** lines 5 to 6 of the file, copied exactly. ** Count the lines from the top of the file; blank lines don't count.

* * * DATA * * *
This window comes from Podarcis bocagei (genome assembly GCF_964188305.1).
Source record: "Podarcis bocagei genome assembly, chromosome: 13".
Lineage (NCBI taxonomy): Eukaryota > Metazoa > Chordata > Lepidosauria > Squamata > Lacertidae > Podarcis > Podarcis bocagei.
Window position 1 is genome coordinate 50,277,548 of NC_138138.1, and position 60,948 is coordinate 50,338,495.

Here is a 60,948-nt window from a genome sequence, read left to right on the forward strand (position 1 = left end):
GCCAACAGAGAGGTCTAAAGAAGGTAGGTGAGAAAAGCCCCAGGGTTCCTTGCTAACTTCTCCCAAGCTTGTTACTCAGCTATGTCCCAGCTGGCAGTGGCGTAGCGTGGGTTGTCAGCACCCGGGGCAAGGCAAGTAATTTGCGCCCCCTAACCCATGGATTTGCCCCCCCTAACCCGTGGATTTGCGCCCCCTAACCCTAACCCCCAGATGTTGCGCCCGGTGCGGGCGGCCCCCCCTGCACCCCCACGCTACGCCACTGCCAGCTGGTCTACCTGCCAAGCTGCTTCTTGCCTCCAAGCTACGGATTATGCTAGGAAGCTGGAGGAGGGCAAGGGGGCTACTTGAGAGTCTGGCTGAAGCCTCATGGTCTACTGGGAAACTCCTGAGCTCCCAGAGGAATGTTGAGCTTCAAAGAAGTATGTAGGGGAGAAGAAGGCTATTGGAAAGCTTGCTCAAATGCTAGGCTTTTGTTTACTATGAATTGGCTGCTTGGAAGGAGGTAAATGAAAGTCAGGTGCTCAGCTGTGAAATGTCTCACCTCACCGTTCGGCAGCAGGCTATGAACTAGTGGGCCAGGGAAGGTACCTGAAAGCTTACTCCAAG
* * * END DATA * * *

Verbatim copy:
Here is a 60,948-nt window from a genome sequence, read left to right on the forward strand (position 1 = left end):
GCCAACAGAGAGGTCTAAAGAAGGTAGGTGAGAAAAGCCCCAGGGTTCCTTGCTAACTTCTCCCAAGCTTGTTACTCAGCTATGTCCCAGCTGGCAGTGGCGTAGCGTGGGTTGTCAGCACCCGGGGCAAGGCAAGTAATTTGCGCCCCCTAACCCATGGATTTGCCCCCCCTAACCCGTGGATTTGCGCCCCCTAACCCTAACCCCCAGATGTTGCGCCCGGTGCGGGCGGCCCCCCCTGCACCCCCACGCTACGCCACTGCCAGCTGGTCTACCTGCCAAGCTGCTTCTTGCCTCCAAGCTACGGATTATGCTAGGAAGCTGGAGGAGGGCAAGGGGGCTACTTGAGAGTCTGGCTGAAGCCTCATGGTCTACTGGGAAACTCCTGAGCTCCCAGAGGAATGTTGAGCTTCAAAGAAGTATGTAGGGGAGAAGAAGGCTATTGGAAAGCTTGCTCAAATGCTAGGCTTTTGTTTACTATGAATTGGCTGCTTGGAAGGAGGTAAATGAAAGTCAGGTGCTCAGCTGTGAAATGTCTCACCTCACCGTTCGGCAGCAGGCTATGAACTAGTGGGCCAGGGAAGGTACCTGAAAGCTTACTCCAAG